I also met many who had lost their way. I found myself in some pretty uncomfortable situations at times but no harm ever came to me. Looking back, I feel that Heavenly Father blessed me with the power of discernment. I was always very good at judging someone’s character and I think that’s what kept me safe on my journeying. Though I came across many people who were in darker places, I tried not to judge. I found myself helping them when they needed or wanted help. Such experiences, seeing people at their lowest, kept me from ever wanting such a lifestyle. I felt compassion for them and was able to feel their despair so much that I never needed to experience those things for myself.

Seeing people at their lowest kept me from ever wanting such a lifestyle. I felt compassion for them and was able to feel their despair so much that I never needed to experience those things for myself.

After three years, I ended up in California meeting these two brothers, Dan and Jerry, who owned their own plumbing company. They wanted a tile setter so they could start installing showers and I was their girl. Unbeknownst to me, they were both LDS, one active and one less active. At the time, I was somewhat irresponsible and tried to avoid goodbyes at all costs. I didn’t think I was meant to stay in one place for too long, and I was planning on leaving. The night before I planned on my unannounced departure, I was invited to dinner at Jerry’s house. He must have been inspired, because he started telling me the story of this boy named Joseph Smith. He had never mentioned anything related to the subject before. Right away, without a doubt in my soul, I knew what he was saying to be the truth. I did not know what was in that book called Mormon, but that didn’t matter to me. I could not shake the truth of it. I have been told that I was every missionary’s dream. To have an investigator, not to mention an atheist, take all the discussions in one week, accept the Word of Wisdom (I smoked and drank at the time), and want to be baptized—well, it was very unusual. I went to the LDS church for the first time the next Sunday and the following week, I was baptized.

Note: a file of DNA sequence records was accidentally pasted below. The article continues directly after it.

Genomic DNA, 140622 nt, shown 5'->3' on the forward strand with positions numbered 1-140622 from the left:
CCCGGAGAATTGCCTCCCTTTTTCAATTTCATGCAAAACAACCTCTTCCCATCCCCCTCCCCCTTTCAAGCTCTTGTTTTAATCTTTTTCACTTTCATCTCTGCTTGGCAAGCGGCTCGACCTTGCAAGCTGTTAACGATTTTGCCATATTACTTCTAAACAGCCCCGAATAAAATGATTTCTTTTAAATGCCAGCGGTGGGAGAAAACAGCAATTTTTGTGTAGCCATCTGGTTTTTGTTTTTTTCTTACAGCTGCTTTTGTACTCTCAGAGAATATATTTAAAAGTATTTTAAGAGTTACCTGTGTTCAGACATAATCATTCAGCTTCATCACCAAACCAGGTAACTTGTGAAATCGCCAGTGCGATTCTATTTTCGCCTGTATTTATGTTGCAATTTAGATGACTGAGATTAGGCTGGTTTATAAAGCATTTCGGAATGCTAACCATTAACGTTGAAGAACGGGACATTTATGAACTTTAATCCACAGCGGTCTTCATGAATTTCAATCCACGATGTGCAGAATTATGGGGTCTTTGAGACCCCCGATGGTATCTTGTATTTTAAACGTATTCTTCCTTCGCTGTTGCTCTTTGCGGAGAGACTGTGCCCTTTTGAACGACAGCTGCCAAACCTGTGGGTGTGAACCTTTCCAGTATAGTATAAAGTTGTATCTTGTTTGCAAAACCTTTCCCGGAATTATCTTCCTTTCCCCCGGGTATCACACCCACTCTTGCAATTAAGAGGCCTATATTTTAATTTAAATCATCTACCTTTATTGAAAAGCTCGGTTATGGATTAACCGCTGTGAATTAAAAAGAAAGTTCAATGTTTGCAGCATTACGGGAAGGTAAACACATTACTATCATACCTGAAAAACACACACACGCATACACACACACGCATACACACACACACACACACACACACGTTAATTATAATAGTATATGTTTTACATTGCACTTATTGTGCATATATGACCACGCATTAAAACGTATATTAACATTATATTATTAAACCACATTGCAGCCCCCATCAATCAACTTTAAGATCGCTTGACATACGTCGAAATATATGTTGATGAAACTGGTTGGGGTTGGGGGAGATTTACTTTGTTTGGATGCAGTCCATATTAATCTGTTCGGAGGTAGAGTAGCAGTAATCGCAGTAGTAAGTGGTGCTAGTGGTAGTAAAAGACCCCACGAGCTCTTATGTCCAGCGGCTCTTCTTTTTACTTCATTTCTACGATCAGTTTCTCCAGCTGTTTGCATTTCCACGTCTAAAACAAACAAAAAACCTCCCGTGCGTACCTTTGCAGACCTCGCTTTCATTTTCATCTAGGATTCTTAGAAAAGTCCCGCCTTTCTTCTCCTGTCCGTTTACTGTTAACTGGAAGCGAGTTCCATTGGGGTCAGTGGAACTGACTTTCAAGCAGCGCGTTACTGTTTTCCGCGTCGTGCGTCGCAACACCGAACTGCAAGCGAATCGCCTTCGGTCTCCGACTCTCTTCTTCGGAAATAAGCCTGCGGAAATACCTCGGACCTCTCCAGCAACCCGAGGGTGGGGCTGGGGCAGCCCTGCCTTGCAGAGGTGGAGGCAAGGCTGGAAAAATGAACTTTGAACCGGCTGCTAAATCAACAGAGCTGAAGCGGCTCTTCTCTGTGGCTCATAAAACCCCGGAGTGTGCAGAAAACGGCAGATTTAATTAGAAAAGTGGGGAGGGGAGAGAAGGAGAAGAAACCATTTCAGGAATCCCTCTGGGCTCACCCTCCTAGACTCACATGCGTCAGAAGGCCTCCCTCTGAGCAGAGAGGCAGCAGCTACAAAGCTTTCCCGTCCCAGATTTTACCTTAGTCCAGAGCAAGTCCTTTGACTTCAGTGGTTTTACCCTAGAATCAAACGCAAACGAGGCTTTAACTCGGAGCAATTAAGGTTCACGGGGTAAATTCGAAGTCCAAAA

What do you think helped prepare you for that moment to just accept the gospel after all the experiences you had had leading up to that point?

I think it had a lot to do with the searching I did. I was always looking for something. God was always preparing me through hardships and new experiences, and I think He prepared me through all the people I met along with way. I was humbled by knowing them and I think that is how I was able to feel the Spirit so strongly.

Heavenly Father works in mysterious ways. I believe that I was also prepared to be an eternal companion for my husband. He had been inactive for several years and came back to the Church a year prior to my conversion. He received his endowments, was a faithful priesthood holder and was ready to start his family. Many LDS women found him unfavorable because of his tattoos, being previously married and not having been on a mission. Mike was about to give up and start dating non-members. He had been praying and Heavenly Father had been listening. With the lives that we had both lived, when we got married it helped us understand each other.

Tell me more about your husband.